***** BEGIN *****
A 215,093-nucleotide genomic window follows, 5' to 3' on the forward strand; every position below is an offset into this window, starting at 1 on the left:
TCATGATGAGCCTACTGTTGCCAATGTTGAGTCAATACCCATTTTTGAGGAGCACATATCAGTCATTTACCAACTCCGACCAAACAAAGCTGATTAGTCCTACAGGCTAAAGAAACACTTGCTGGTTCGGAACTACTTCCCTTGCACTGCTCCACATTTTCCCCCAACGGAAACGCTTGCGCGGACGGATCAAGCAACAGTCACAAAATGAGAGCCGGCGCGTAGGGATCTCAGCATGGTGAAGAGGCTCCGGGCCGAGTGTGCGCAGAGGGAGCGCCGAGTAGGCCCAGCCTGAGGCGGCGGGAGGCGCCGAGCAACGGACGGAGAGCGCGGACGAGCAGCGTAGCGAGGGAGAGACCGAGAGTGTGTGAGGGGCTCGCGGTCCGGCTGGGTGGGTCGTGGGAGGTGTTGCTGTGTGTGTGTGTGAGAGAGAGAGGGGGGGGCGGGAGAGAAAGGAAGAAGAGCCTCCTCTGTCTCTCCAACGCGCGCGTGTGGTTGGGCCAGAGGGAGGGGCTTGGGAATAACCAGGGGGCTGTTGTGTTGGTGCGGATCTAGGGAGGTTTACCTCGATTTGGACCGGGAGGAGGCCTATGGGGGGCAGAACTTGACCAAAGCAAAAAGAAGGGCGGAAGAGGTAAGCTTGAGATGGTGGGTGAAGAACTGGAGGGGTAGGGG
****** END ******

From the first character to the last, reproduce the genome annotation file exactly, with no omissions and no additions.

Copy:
A 215,093-nucleotide genomic window follows, 5' to 3' on the forward strand; every position below is an offset into this window, starting at 1 on the left:
TCATGATGAGCCTACTGTTGCCAATGTTGAGTCAATACCCATTTTTGAGGAGCACATATCAGTCATTTACCAACTCCGACCAAACAAAGCTGATTAGTCCTACAGGCTAAAGAAACACTTGCTGGTTCGGAACTACTTCCCTTGCACTGCTCCACATTTTCCCCCAACGGAAACGCTTGCGCGGACGGATCAAGCAACAGTCACAAAATGAGAGCCGGCGCGTAGGGATCTCAGCATGGTGAAGAGGCTCCGGGCCGAGTGTGCGCAGAGGGAGCGCCGAGTAGGCCCAGCCTGAGGCGGCGGGAGGCGCCGAGCAACGGACGGAGAGCGCGGACGAGCAGCGTAGCGAGGGAGAGACCGAGAGTGTGTGAGGGGCTCGCGGTCCGGCTGGGTGGGTCGTGGGAGGTGTTGCTGTGTGTGTGTGTGAGAGAGAGAGGGGGGGGCGGGAGAGAAAGGAAGAAGAGCCTCCTCTGTCTCTCCAACGCGCGCGTGTGGTTGGGCCAGAGGGAGGGGCTTGGGAATAACCAGGGGGCTGTTGTGTTGGTGCGGATCTAGGGAGGTTTACCTCGATTTGGACCGGGAGGAGGCCTATGGGGGGCAGAACTTGACCAAAGCAAAAAGAAGGGCGGAAGAGGTAAGCTTGAGATGGTGGGTGAAGAACTGGAGGGGTAGGGG